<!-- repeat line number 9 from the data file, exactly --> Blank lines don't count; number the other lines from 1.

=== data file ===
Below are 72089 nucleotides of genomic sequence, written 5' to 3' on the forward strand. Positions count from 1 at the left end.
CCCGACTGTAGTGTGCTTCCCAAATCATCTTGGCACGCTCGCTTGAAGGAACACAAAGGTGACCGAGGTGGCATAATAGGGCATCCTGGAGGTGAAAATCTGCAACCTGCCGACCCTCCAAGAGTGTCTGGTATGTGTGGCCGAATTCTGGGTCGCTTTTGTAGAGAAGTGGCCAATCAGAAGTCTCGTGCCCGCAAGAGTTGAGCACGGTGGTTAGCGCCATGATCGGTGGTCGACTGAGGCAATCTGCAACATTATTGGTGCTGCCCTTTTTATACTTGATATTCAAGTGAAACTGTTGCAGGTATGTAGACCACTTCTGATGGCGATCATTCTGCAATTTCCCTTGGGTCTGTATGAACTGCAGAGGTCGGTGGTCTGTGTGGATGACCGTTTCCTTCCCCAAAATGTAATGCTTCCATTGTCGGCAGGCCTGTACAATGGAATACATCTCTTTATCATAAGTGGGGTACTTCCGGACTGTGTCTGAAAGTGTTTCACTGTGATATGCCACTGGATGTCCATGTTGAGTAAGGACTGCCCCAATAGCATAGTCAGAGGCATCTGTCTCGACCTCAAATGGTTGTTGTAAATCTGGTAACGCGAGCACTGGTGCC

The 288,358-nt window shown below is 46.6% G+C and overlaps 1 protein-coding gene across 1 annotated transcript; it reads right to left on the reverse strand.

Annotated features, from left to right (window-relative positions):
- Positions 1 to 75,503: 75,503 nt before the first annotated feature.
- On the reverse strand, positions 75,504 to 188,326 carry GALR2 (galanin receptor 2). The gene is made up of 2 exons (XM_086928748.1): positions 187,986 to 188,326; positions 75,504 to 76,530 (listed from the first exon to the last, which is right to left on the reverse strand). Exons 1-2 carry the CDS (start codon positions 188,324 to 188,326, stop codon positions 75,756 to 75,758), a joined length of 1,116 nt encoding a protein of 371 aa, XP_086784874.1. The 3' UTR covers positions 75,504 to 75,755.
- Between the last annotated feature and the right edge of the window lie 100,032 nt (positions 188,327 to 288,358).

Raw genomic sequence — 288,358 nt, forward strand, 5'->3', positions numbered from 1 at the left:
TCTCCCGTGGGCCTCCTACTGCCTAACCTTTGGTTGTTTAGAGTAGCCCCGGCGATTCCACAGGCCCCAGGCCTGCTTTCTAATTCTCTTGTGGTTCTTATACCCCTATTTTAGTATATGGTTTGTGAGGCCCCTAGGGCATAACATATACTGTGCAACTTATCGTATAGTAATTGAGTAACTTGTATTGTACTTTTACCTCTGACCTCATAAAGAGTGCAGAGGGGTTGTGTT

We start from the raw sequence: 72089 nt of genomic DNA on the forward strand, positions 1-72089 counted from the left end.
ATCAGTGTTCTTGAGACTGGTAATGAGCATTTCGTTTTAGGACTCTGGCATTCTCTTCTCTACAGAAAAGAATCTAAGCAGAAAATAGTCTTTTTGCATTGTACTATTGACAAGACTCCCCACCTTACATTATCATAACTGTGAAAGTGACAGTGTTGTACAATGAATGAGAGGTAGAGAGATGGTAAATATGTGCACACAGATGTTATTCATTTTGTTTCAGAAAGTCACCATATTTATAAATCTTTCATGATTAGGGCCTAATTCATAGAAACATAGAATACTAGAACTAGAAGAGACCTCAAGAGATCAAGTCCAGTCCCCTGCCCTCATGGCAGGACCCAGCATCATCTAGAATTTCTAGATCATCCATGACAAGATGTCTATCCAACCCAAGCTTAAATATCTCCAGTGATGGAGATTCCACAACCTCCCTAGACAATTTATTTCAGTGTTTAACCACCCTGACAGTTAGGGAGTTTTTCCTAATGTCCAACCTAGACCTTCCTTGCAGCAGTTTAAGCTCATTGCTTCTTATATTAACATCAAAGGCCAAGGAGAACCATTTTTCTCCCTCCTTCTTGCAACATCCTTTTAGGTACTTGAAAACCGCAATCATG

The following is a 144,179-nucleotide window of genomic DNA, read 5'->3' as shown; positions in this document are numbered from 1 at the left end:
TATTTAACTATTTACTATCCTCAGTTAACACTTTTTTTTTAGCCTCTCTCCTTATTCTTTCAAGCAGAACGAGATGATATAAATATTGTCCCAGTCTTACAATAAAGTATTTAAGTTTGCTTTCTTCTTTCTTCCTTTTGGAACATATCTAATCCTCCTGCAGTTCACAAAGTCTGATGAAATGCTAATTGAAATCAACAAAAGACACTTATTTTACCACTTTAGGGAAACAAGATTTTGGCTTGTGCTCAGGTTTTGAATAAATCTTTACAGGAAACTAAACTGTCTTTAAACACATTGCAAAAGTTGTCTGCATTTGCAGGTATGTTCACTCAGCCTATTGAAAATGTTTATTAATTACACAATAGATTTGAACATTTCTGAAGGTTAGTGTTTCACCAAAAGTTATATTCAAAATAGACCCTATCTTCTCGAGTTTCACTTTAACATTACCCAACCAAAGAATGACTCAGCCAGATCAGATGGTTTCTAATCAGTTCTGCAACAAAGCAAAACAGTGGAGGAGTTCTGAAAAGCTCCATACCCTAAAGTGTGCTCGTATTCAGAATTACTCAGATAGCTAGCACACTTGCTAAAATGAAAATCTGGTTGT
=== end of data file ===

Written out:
TCTCCCGTGGGCCTCCTACTGCCTAACCTTTGGTTGTTTAGAGTAGCCCCGGCGATTCCACAGGCCCCAGGCCTGCTTTCTAATTCTCTTGTGGTTCTTATACCCCTATTTTAGTATATGGTTTGTGAGGCCCCTAGGGCATAACATATACTGTGCAACTTATCGTATAGTAATTGAGTAACTTGTATTGTACTTTTACCTCTGACCTCATAAAGAGTGCAGAGGGGTTGTGTT